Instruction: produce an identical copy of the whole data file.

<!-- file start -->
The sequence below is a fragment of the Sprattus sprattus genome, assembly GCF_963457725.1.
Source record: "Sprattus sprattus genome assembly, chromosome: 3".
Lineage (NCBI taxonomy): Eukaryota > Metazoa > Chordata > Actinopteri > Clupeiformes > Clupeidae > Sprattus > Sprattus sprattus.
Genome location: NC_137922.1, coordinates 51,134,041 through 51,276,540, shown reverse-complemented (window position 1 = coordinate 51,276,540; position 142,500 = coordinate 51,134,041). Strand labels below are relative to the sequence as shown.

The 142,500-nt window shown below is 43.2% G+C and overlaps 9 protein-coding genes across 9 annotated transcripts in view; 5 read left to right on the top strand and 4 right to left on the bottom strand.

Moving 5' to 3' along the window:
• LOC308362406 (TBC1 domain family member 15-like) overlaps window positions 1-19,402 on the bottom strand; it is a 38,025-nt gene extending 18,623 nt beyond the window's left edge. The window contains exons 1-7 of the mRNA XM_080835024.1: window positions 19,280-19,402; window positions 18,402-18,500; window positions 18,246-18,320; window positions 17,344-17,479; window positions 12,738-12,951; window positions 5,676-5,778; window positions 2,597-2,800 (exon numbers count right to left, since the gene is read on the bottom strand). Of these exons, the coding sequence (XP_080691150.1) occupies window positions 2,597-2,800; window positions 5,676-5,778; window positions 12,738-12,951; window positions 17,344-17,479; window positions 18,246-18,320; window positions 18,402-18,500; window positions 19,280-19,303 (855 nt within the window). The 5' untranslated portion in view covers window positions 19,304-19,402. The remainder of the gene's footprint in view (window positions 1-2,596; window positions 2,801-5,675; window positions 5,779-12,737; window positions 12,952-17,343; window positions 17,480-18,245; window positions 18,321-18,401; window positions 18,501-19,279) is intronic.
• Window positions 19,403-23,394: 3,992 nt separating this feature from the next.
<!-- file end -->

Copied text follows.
The sequence below is a fragment of the Sprattus sprattus genome, assembly GCF_963457725.1.
Source record: "Sprattus sprattus genome assembly, chromosome: 3".
Lineage (NCBI taxonomy): Eukaryota > Metazoa > Chordata > Actinopteri > Clupeiformes > Clupeidae > Sprattus > Sprattus sprattus.
Genome location: NC_137922.1, coordinates 51,134,041 through 51,276,540, shown reverse-complemented (window position 1 = coordinate 51,276,540; position 142,500 = coordinate 51,134,041). Strand labels below are relative to the sequence as shown.

The 142,500-nt window shown below is 43.2% G+C and overlaps 9 protein-coding genes across 9 annotated transcripts in view; 5 read left to right on the top strand and 4 right to left on the bottom strand.

Moving 5' to 3' along the window:
• LOC308362406 (TBC1 domain family member 15-like) overlaps window positions 1-19,402 on the bottom strand; it is a 38,025-nt gene extending 18,623 nt beyond the window's left edge. The window contains exons 1-7 of the mRNA XM_080835024.1: window positions 19,280-19,402; window positions 18,402-18,500; window positions 18,246-18,320; window positions 17,344-17,479; window positions 12,738-12,951; window positions 5,676-5,778; window positions 2,597-2,800 (exon numbers count right to left, since the gene is read on the bottom strand). Of these exons, the coding sequence (XP_080691150.1) occupies window positions 2,597-2,800; window positions 5,676-5,778; window positions 12,738-12,951; window positions 17,344-17,479; window positions 18,246-18,320; window positions 18,402-18,500; window positions 19,280-19,303 (855 nt within the window). The 5' untranslated portion in view covers window positions 19,304-19,402. The remainder of the gene's footprint in view (window positions 1-2,596; window positions 2,801-5,675; window positions 5,779-12,737; window positions 12,952-17,343; window positions 17,480-18,245; window positions 18,321-18,401; window positions 18,501-19,279) is intronic.
• Window positions 19,403-23,394: 3,992 nt separating this feature from the next.